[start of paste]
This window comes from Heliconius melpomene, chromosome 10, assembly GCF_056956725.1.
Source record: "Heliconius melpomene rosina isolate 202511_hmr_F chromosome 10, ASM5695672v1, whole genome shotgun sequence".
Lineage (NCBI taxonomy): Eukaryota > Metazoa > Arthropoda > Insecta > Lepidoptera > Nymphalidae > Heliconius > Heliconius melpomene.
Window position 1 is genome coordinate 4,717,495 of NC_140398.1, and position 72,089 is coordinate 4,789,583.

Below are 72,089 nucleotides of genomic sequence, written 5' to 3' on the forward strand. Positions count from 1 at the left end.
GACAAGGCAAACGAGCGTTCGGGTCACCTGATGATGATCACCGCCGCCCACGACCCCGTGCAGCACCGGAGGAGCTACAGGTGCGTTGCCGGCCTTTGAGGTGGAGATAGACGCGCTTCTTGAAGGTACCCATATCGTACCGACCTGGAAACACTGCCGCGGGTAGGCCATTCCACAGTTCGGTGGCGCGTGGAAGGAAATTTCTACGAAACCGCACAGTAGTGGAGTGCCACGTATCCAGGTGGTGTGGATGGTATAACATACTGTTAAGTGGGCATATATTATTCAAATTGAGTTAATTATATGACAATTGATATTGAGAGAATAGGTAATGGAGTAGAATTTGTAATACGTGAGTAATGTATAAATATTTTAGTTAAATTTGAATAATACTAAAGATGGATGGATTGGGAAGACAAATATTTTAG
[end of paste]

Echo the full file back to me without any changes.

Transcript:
This window comes from Heliconius melpomene, chromosome 10, assembly GCF_056956725.1.
Source record: "Heliconius melpomene rosina isolate 202511_hmr_F chromosome 10, ASM5695672v1, whole genome shotgun sequence".
Lineage (NCBI taxonomy): Eukaryota > Metazoa > Arthropoda > Insecta > Lepidoptera > Nymphalidae > Heliconius > Heliconius melpomene.
Window position 1 is genome coordinate 4,717,495 of NC_140398.1, and position 72,089 is coordinate 4,789,583.

Below are 72,089 nucleotides of genomic sequence, written 5' to 3' on the forward strand. Positions count from 1 at the left end.
GACAAGGCAAACGAGCGTTCGGGTCACCTGATGATGATCACCGCCGCCCACGACCCCGTGCAGCACCGGAGGAGCTACAGGTGCGTTGCCGGCCTTTGAGGTGGAGATAGACGCGCTTCTTGAAGGTACCCATATCGTACCGACCTGGAAACACTGCCGCGGGTAGGCCATTCCACAGTTCGGTGGCGCGTGGAAGGAAATTTCTACGAAACCGCACAGTAGTGGAGTGCCACGTATCCAGGTGGTGTGGATGGTATAACATACTGTTAAGTGGGCATATATTATTCAAATTGAGTTAATTATATGACAATTGATATTGAGAGAATAGGTAATGGAGTAGAATTTGTAATACGTGAGTAATGTATAAATATTTTAGTTAAATTTGAATAATACTAAAGATGGATGGATTGGGAAGACAAATATTTTAG